4-H season on the horizon


By Lenny C. Lepola - newsguy@ee.net



Three flags are displayed in project barns at the Delaware County Fair where Delaware County 4-H Club members show their projects – the State of Ohio Flag, the 4-H Flag, and the FFA Flag. Many eastern Delaware County 4-H Club members also live in the Hartford Fair District, allowing them to also show projects at the Hartford Independent Fair in early August.


4-H Facts

• 4-H began in Clark County, Ohio on January 15, 1902.

• Mr. Albert Belmont Graham, the superintendent of the Springfield Township Schools, held the first 4-H meeting with thirty boys and girls in the county courthouse basement.

• The first 4-H group was called the “Boy’s and Girl’s Agricultural Club.”

• By 1905, there were over 2,000 youth within sixteen counties in programs similar to the original Agricultural Club.

• The 4-H program has since spread to all fifty U.S. States and internationally to more than eighty countries.

• Membership is open to all youth between the ages of five and nineteen.

• 4-H is no longer only for members of the farming community, but extends into the suburbs and inner cities.

• Last year, more than 28 percent of all Ohio 4-H Club members were living in towns and cities with populations between 10,000 and 50,000. More than 16 percent were living in cities and suburbs with populations greater than 50,000.

• Nearly 300,000 Ohio youth are enrolled in 4-H youth development programs.

• One out of every six people in Ohio has been or is currently involved with 4-H youth development programs either as a member, parent, volunteer, or donor.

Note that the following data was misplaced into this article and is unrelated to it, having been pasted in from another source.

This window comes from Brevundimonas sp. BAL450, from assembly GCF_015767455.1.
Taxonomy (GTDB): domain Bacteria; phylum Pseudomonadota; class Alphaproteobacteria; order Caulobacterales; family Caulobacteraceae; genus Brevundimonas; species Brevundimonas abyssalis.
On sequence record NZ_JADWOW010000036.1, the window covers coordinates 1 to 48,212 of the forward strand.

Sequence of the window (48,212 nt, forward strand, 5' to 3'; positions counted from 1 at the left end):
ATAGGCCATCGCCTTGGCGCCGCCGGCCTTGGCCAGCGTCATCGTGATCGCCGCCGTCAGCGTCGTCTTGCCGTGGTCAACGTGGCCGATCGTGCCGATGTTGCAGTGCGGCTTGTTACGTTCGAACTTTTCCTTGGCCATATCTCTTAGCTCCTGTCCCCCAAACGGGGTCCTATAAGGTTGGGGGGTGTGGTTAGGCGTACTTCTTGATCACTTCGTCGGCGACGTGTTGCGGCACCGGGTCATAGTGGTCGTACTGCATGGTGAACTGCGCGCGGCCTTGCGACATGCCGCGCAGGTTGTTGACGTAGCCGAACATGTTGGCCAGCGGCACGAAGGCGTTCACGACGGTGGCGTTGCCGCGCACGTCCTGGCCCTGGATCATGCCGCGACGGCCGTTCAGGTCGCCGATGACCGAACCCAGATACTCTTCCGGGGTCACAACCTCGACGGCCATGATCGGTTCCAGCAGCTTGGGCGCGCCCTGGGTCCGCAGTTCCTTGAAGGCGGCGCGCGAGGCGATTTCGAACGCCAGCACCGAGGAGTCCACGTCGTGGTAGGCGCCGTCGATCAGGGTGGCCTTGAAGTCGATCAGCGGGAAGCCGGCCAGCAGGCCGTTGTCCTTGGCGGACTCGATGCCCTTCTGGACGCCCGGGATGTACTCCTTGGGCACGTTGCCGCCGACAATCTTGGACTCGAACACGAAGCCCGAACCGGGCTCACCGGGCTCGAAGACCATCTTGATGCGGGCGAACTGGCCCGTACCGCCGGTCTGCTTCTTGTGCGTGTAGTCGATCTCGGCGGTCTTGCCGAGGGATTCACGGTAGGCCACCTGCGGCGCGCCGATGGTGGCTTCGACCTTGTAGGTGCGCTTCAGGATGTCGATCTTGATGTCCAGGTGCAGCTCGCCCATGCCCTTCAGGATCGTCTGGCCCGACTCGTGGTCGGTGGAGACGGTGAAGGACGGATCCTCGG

• Approximately 30,000 volunteers will participate in the Ohio 4-H program this year.

• 4-H offers learning experiences in more than 200 subject matter areas, including: health, family life, photography, aerospace science, bicycles, natural resources, safety, horticulture and nutrition.

• There are currently 45 million 4-H alumni nationwide.

• 4-H alumni include businessman Bob Evans, singer and songwriter Johnny Cash, novelist John Updike, Senator Mike DeWine, former OSU president Gordon Gee, and sportscaster Don Meredith.

Most folks think of 4-H season as summertime when county fairs are held around the state; but 4-H club members join their respective clubs, elect officers, and choose projects early in the calendar year. Also during March while clubs are organizing, current club members and club advisors begin recruiting new members.

Each year The Delaware County OSU Extension hosts an open house where club members and advisors share 4-H experiences and opportunities with members of the community. This year’s Delaware County Extension 4-H Open House will be held from 4:30 p.m. to 6:30 p.m. on Monday, March 27, at the Delaware County Extension office, 149 N. Sandusky Street, Delaware.

4-H Club members and advisors in the Sunbury-Galena area will also hold an Open House featuring eastern Delaware County 4-H Clubs 2 p.m. to 4:30 p.m. on Sunday, March 5, at the Berkshire Township Hall, 1454 Rome Corners Road, Galena.

Both open house events feature information about Delaware County 4-H Clubs, including project opportunities. Project books will be on display, and take-home 4-H Family Guides. Current 4-H Club advisors and club members will be available to answer questions and direct potential new members to clubs that offer projects in specific areas of interest.

Ohio 4-H offers more than 200 projects for youth in kindergarten through age 18.

Delaware County 4-H Educator Laryssa Hook said 4-H is not just for rural farm youth; that today’s 4-H Clubs are serving a more urban and suburban population.